HMCS Chicoutimi (K156)
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|Ordered:||20 January 1940|
|Builder:||Canadian Vickers Ltd. Montreal, Quebec|
|Laid down:||5 July 1940|
|Launched:||16 October 1940|
|Commissioned:||12 May 1941|
|Out of service:||16 June 1945|
|Identification:||Pennant number: K106|
|Fate:||Sold for scrapping.|
|Class and type:||Flower-class corvette (original)|
|Displacement:||925 long tons (940 t; 1,036 short tons)|
|Length:||205 ft (62.48 m)o/a|
|Beam:||33 ft (10.06 m)|
|Draught:||11.5 ft (3.51 m)|
|Speed:||16 knots (29.6 km/h)|
|Range:||3,500 nautical miles (6,482 km) at 12 knots (22.2 km/h)|
HMCS Chicoutimi was a Flower-class corvette that served with the Royal Canadian Navy during the Second World War. She served primarily in the Battle of the Atlantic as an ocean escort. She was named for Chicoutimi, Quebec.
Flower-class corvettes like Chicoutimi serving with the Royal Canadian Navy during the Second World War were different from earlier and more traditional sail-driven corvettes. The "corvette" designation was created by the French as a class of small warships; the Royal Navy borrowed the term for a period but discontinued its use in 1877. During the hurried preparations for war in the late 1930s, Winston Churchill reactivated the corvette class, needing a name for smaller ships used in an escort capacity, in this case based on a whaling ship design. The generic name "flower" was used to designate the class of these ships, which – in the Royal Navy – were named after flowering plants.
Corvettes commissioned by the Royal Canadian Navy during the Second World War were named after communities for the most part, to better represent the people who took part in building them. This idea was put forth by Admiral Percy W. Nelles. Sponsors were commonly associated with the community for which the ship was named. Royal Navy corvettes were designed as open sea escorts, while Canadian corvettes were developed for coastal auxiliary roles which was exemplified by their minesweeping gear. Eventually the Canadian corvettes would be modified to allow them to perform better on the open seas.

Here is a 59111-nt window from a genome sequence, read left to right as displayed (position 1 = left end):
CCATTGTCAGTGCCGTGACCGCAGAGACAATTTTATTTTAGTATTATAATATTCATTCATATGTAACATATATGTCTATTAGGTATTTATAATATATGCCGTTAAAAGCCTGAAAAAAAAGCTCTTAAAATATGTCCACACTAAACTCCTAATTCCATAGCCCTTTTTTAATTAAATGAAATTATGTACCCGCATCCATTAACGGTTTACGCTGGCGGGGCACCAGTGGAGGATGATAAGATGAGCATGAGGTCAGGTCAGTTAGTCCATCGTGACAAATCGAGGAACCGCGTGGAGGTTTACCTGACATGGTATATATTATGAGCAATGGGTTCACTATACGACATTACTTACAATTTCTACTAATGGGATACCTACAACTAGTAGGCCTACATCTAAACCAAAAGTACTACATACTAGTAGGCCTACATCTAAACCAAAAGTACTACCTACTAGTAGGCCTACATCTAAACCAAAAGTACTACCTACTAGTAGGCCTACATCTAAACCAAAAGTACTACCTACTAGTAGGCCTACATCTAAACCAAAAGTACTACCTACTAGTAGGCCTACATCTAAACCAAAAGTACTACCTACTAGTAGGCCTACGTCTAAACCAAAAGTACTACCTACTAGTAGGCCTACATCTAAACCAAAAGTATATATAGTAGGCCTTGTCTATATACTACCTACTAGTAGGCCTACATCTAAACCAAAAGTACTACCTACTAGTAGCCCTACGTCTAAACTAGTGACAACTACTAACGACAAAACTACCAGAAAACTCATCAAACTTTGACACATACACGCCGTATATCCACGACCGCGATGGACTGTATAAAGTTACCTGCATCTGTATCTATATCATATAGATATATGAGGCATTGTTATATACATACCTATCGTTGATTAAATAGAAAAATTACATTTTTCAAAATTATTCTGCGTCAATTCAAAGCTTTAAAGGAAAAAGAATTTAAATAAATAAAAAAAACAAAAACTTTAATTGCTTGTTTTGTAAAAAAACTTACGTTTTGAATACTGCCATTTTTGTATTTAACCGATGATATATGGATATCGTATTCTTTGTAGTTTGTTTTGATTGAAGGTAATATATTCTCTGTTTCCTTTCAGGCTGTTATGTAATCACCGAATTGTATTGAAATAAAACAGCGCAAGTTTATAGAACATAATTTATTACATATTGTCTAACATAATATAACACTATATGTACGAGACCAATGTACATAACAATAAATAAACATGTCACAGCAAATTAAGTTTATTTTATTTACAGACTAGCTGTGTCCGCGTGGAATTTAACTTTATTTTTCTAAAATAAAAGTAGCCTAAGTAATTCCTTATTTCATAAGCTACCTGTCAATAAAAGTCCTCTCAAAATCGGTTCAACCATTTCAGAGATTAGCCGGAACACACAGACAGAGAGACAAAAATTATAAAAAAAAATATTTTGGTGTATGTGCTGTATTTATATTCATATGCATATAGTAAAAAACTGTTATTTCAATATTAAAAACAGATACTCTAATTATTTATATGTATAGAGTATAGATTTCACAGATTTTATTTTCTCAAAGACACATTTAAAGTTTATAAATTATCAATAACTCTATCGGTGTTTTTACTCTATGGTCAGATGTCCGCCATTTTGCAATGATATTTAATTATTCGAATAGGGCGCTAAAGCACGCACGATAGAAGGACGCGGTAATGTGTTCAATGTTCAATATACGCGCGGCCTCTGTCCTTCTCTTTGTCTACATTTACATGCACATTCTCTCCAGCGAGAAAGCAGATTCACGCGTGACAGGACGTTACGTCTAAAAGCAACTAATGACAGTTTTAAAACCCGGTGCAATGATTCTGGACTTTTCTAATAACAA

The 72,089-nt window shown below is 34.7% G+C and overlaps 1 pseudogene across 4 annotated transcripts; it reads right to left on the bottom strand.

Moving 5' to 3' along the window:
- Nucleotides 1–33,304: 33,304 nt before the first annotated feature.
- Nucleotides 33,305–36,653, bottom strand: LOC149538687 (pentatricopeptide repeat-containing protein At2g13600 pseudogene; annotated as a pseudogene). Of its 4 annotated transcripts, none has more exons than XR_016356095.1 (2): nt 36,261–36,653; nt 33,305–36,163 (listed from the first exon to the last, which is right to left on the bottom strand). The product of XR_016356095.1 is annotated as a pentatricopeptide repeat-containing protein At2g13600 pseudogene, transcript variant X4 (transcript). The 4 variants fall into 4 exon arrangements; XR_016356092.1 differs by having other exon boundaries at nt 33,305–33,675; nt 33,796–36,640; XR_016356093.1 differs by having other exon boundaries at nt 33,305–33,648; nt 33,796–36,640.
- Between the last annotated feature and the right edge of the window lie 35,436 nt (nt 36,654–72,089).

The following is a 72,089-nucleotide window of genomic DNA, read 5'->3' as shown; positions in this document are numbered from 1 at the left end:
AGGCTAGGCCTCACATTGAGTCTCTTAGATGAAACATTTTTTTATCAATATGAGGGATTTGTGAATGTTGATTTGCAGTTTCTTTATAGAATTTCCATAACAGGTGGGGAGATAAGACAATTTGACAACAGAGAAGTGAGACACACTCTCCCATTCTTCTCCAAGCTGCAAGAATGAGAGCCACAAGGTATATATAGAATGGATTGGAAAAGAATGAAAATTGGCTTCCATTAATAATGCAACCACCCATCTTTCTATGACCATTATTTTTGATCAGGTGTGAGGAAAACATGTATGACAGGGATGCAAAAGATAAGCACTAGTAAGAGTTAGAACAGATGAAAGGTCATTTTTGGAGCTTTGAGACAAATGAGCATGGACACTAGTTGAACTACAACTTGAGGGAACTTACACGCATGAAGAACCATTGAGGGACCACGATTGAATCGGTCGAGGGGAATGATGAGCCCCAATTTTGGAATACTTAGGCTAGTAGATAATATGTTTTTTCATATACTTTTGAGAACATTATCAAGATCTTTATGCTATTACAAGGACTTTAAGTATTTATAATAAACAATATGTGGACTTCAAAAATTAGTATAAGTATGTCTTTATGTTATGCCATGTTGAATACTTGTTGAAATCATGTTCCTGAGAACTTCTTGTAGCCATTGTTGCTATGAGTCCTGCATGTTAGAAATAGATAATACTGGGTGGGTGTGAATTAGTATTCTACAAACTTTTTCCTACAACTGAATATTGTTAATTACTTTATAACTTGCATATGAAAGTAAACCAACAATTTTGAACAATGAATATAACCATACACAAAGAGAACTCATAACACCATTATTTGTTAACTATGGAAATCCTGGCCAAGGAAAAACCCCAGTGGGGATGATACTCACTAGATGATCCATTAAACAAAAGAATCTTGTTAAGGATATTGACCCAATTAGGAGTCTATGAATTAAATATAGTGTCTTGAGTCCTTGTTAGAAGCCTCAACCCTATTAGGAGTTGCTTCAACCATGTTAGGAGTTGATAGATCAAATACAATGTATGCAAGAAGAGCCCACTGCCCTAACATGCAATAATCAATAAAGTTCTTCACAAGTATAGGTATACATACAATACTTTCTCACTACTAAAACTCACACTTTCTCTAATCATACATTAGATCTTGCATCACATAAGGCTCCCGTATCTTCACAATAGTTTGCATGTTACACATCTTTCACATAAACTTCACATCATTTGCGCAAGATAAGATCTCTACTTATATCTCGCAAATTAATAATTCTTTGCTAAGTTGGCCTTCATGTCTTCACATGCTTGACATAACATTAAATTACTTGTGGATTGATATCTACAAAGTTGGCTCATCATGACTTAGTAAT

Chicoutimi was ordered on 20 January 1940 as part of the 1939-1940 Flower-class building program. She was laid down 5 July 1940 by Canadian Vickers Ltd. at Montreal, Quebec and launched 16 October later that year. On 12 May 1941, Chicoutimi was commissioned at Montreal. She was one of the few Flower-class corvettes not to have her fo'c'sle extended.
After arriving at Halifax on 17 May 1941, she was initially assigned to Sydney Force. In September 1941 she joined Newfoundland Escort Force as a mid-ocean escort. She served the next five months escorting convoys across the Atlantic.
In August 1944, Chicoutimi was sent to join HMCS Cornwallis as a training ship. She remained so for the rest of the year and into early 1945. In April 1945, she rejoined Sydney Force and remained with that unit until the end of the war. She was paid off at Sorel, Quebec on 16 June 1945. The ship was sold in June 1946 and broken up at Hamilton.
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